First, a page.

The Long, Expensive History of Defense Rip-Offs

A timeline of more than 230 years of military waste, from gouging George Washington to ditching $7 billion worth of stuff Afghanistan.

It didn’t start with the F-35 or even the $640 toilet seat. Military overruns and rip-offs have a long (and expensive) history, starting in the earliest days of the republic:


General George Washington decries the suppliers overcharging his army: “It is enough to make one curse their own Species, for possessing so little virtue & patriotism.”

George Washington Wikipedia


The Navy’s first order for frigates faces shipyard delays, and its cost shoots up to more than $1.1 million.

USS Constitution Wikipedia


A House committee exposes fraud, favoritism, and profiteering in Civil War contracting. Its findings, writes the New York Times, “produce a feeling of public indignation which would justify the most summary measures against the knaves whose villainy is here dragged into daylight.”


“Investigator Truman” Time/Wikimedia Commons

Sen. Harry S. Truman kicks off a dogged investigation of wasteful war production. The Truman Committee, which runs into World War II, is credited with saving as much as $15 billion (more than $230 billion in today’s dollars).


Wisconsin Sen. William Proxmire calls out the Pentagon for maintaining 300 golf courses around the world. (Today it has 200.)

Golfing at a DoD course US Department of Defense


President Ronald Reagan announces the Strategic Defense Initiative, a.k.a. “Star Wars,” a system of ground- and space-based lasers that will stop incoming nuclear missiles. Still unrealized, the program has cost more than $209 billion.

President Ronald ReaganThe Ronald Reagan Presidential Foundation and Library


Pentagon profligacy makes headlines with reports of $640 toilet seats, $660 ashtrays, $7,600 coffee-makers, and $74,000 ladders. “Our attack on waste and fraud in procurement—like discovering that $436 hammer—is going to continue,” Reagan says, “but we must have adequate military appropriations.”


No-bid Pentagon contracts explode after 9/11, jumping from $50 billion in 2001 to $140 billion in 2010.


Halliburton subsidiary KBR takes over a contract to feed soldiers in Iraq. It raises the price of a meal from $3 to $5 while subcontracting the services back to the previous contractor.


F-22s Wikimedia Commons

After safety problems and cost overruns, the Pentagon cancels the F-22 Raptor fighter jet (estimated price tag: $412 million per plane) and puts the money toward buying F-35s.


The Government Accountability Office finds that the Defense Logistics Agency is sitting on $7.1 billion worth of excess spare parts.


An anonymous congressional earmark sets aside $2.5 billion for 10 C-17 aircraft the Air Force says it does not need.


Boeing charges the Army $1,678 apiece for rubber cargo-loading rollers that actually cost $7 each.


One-quarter of the $1.6 trillion being spent on major weapons systems comes from unexpected cost overruns.


The Air Force scraps a new logistics management system that has shown “negligible” results—after spending $1 billion on it.


Sen. Tom Coburn (R-Okla.) slams $68 billion in frivolous Pentagon spending: “Using defense dollars to run microbreweries, study Twitter slang, create beef jerky, or examine Star Trek does nothing to defend our nation.”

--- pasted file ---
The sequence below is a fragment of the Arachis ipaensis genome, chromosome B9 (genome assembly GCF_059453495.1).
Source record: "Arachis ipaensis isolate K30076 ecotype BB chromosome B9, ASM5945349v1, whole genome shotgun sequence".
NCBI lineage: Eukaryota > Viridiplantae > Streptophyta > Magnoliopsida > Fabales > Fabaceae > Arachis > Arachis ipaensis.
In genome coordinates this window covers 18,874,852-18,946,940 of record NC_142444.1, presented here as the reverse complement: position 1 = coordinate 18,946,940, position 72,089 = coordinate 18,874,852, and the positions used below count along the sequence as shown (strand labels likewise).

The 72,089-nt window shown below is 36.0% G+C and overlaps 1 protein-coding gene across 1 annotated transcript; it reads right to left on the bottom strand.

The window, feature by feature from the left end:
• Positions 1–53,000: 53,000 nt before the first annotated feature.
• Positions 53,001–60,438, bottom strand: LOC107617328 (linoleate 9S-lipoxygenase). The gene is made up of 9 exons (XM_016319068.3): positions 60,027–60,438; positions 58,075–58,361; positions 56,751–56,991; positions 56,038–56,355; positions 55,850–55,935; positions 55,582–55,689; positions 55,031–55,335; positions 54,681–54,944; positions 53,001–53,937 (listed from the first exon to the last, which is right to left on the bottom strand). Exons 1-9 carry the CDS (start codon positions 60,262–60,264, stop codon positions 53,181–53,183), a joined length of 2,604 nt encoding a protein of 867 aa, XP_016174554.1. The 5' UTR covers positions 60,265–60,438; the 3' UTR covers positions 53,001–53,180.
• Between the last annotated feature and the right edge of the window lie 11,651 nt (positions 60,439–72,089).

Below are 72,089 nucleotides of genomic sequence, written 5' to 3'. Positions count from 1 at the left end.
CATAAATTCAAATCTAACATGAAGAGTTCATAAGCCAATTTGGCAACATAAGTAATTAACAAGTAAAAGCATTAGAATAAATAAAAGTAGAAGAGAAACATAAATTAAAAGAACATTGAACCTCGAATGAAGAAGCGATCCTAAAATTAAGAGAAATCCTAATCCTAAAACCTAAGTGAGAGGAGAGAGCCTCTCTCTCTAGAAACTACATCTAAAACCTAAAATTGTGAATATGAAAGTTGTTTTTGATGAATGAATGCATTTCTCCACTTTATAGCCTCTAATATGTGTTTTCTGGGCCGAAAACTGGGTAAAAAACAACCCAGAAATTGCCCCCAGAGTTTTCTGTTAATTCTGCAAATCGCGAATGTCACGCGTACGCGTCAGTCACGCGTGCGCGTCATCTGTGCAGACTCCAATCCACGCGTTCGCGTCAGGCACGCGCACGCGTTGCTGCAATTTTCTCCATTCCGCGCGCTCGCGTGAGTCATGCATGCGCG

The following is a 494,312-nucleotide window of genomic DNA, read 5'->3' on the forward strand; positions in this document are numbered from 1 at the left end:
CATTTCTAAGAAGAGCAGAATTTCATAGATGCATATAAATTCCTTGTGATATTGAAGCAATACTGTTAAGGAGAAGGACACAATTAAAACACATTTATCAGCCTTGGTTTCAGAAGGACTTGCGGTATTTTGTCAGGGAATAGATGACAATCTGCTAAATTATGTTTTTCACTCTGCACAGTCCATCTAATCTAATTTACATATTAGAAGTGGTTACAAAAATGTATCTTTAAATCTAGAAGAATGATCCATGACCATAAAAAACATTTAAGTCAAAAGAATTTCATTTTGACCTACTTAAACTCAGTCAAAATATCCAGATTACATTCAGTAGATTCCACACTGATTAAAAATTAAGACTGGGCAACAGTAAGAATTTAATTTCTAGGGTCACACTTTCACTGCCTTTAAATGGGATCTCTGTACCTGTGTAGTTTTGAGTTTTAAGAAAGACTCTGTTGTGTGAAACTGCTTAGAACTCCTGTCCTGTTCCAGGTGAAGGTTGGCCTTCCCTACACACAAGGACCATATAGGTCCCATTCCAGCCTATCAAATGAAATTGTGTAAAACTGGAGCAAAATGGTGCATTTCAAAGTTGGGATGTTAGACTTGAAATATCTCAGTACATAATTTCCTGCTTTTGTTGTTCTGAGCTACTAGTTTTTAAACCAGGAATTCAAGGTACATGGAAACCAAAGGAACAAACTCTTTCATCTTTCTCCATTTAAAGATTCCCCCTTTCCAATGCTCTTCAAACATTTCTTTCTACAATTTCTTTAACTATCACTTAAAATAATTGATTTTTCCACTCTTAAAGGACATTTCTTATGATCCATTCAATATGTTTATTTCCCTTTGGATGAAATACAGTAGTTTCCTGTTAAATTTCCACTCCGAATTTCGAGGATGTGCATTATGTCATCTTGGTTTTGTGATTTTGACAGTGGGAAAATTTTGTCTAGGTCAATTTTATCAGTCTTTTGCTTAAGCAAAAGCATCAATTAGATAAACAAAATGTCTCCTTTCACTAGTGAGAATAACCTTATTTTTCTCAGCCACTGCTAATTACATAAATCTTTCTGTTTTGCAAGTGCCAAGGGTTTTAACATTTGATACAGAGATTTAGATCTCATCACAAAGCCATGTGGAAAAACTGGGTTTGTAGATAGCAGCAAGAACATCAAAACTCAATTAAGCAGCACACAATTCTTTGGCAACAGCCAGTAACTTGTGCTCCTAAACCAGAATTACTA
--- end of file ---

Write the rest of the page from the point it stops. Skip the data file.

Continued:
The Starship Enterprise Paramount


The House oversight committee finds that the Swiss contractor that fed troops in Afghanistan was overpaid by $757 million. The company claims it’s still owed $1 billion.


The military and VA are found to have spent $1.3 billion on a failed health records system for vets. That’s after the Pentagon already spent $2 billion on an unsuccessful upgrade of its electronic medical records system.


The Army announces plans to replace its camouflage pattern, which was introduced in 2004 and cost $5 billion to develop. The new one will cost $4 billion.

US Army uniforms Wikipedia


Sen. John McCain (R-Ariz.) decries the F-35 Joint Strike Fighter as “one of the great national scandals that we have ever had, as far as the expenditure of taxpayers’ dollars are concerned.”


The Pentagon plans to scrap more than 85,000 tons of equipment in Afghanistan, part of $7 billion worth of gear being left behind as the troops come home.


Headshot of Editor in Chief of Mother Jones, Clara Jeffery

It sure feels that way to me, and here at Mother Jones, we’ve been thinking a lot about what journalism needs to do differently, and how we can have the biggest impact.

We kept coming back to one word: corruption. Democracy and the rule of law being undermined by those with wealth and power for their own gain. So we're launching an ambitious Mother Jones Corruption Project to do deep, time-intensive reporting on systemic corruption, and asking the MoJo community to help crowdfund it.

We aim to hire, build a team, and give them the time and space needed to understand how we got here and how we might get out. We want to dig into the forces and decisions that have allowed massive conflicts of interest, influence peddling, and win-at-all-costs politics to flourish.

It's unlike anything we've done, and we have seed funding to get started, but we're looking to raise $500,000 from readers by July when we'll be making key budgeting decisions—and the more resources we have by then, the deeper we can dig. If our plan sounds good to you, please help kickstart it with a tax-deductible donation today.

Thanks for reading—whether or not you can pitch in today, or ever, I'm glad you're with us.

Signed by Clara Jeffery

Clara Jeffery, Editor-in-Chief

payment methods

We Recommend